31 August 1940

31 August 1940

Northern Front

If the last day of the month is relatively calm, the No.14 (RAF) Squadron ORB provides a very interesting document summarizing the action since June 1940. It can be noted that :

« After nearly 3 months operations against Italian East Africa a brief summary of the work carried out will be of interest.

During this period a total of 24 bombing raids have been carried out involving a total flying time of 627 hours. One of these raids was with 9 aircrafts, 12 with 5 and the remainder with 4, 3 and single aircraft. These figures do not include the Convoy and General reconnaissance flyinf carried out by C Flight which specially detailed for this work. This flight escorted three North and South bound convoys most successfully and carried out 257 hours flying during the quarters. During the passage of each convoy most pilots did over 12 hours flying per day. The average duration of each raid was 06h10 and the average load was the maximum permissible all up weight (11 100 lbs) plus an overload of approximetely 1 500 lbs. The total weight of bombs dropped was 43 tons of all types of bombs, the most usual being the 250 lbs bomb. During these operations a total of two raids failed to reach their objectives owing to weather conditions and one failed owing to enemy actions. One airmen was killed, two officers and two airmen were posted as missing and two airmen were wounded. One aircraft forced landed in the sea whilst on convoy duties and its crew were rescued by a destroyer. Two aircraft only were lost over enemy territory. Apart from damaged known to have been done to targets by bombs, one S.81 bomber was shot down, five enemy aircraft are known to have been destroyed on the ground and one fighter has been shot down (confirmed) whilst two further fighters are belived to have been shot or driven down. Damaged done to our own aircraft by A/A and Fighter action amounted to three aircraft damaged beyond repair, nine damaged necessiting major repairs and five damaged necessiting ninor repairs. In spite of the vintage of the aircraft and these losses, the average percentage of serviceavility for the poast quarter has been 76 %. The climate at Port Sudan deserved mention owing to its trying nature. It is hot, humid but healthy (from the point of view of malaria). The average daily temperature at mid-day during July and August has been between 43°C and 48°C in the shade.”[1]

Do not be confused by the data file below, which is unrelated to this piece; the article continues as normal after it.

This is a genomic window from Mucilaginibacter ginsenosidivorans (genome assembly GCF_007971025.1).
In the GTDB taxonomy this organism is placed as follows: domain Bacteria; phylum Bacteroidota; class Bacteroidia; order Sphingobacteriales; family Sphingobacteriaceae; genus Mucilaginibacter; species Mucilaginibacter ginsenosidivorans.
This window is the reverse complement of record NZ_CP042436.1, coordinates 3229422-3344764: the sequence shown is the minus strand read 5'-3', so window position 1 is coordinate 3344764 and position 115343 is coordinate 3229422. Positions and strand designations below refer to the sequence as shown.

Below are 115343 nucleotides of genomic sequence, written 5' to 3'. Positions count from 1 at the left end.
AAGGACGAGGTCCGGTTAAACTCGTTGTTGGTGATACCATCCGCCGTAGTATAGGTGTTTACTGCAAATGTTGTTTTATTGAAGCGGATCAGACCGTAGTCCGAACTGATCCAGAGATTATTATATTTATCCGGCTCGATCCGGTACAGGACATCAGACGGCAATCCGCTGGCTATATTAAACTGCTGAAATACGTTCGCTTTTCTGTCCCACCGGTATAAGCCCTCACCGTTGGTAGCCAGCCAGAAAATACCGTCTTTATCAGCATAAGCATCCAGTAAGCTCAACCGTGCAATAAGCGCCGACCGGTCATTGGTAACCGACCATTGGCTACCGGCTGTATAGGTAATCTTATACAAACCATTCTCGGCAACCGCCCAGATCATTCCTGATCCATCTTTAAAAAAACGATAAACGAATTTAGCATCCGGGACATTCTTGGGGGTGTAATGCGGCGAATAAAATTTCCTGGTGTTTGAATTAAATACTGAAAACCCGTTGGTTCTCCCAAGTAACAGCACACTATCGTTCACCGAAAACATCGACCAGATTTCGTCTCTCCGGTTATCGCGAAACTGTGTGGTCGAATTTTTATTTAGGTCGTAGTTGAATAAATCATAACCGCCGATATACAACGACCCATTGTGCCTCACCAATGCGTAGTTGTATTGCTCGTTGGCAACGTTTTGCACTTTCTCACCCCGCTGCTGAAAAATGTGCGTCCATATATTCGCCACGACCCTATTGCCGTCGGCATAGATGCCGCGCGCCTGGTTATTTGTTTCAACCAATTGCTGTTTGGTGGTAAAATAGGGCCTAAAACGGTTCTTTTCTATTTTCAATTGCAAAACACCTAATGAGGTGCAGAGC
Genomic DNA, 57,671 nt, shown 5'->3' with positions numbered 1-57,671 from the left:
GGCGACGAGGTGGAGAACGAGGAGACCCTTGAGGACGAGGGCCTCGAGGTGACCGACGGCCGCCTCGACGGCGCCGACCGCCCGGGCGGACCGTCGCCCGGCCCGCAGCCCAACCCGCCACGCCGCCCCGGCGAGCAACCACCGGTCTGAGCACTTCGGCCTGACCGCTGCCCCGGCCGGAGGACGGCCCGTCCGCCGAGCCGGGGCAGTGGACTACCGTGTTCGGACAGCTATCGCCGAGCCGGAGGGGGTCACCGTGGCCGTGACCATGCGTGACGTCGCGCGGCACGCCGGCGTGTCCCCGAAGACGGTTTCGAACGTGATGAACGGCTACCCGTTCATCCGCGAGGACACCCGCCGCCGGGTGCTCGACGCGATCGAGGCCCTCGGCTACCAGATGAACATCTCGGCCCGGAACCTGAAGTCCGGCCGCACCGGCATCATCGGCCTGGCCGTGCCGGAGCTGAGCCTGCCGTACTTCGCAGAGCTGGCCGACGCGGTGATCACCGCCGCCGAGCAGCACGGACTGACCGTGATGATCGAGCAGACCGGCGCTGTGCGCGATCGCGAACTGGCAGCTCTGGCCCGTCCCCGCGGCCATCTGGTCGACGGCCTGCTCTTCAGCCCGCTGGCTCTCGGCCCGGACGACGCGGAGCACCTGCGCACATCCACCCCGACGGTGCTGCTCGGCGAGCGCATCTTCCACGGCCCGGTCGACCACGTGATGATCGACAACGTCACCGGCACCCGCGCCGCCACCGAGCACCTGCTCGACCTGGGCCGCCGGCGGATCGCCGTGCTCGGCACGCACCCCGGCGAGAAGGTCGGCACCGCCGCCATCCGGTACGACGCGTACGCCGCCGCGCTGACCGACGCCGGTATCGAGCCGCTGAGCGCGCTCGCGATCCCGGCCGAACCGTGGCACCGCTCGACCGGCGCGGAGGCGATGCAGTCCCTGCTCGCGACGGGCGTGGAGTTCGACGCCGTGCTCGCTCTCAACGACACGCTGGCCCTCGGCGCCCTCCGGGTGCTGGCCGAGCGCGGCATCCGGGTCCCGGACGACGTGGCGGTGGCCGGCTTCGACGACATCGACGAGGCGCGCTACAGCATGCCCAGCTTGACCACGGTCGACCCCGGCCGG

Interior views of a Vickers Wellesley. Source: Imperial War Museum.

[1] « Summary» 14 Squadron RAF : Operations Record Book (Form 540 and Form 541), op. cit.


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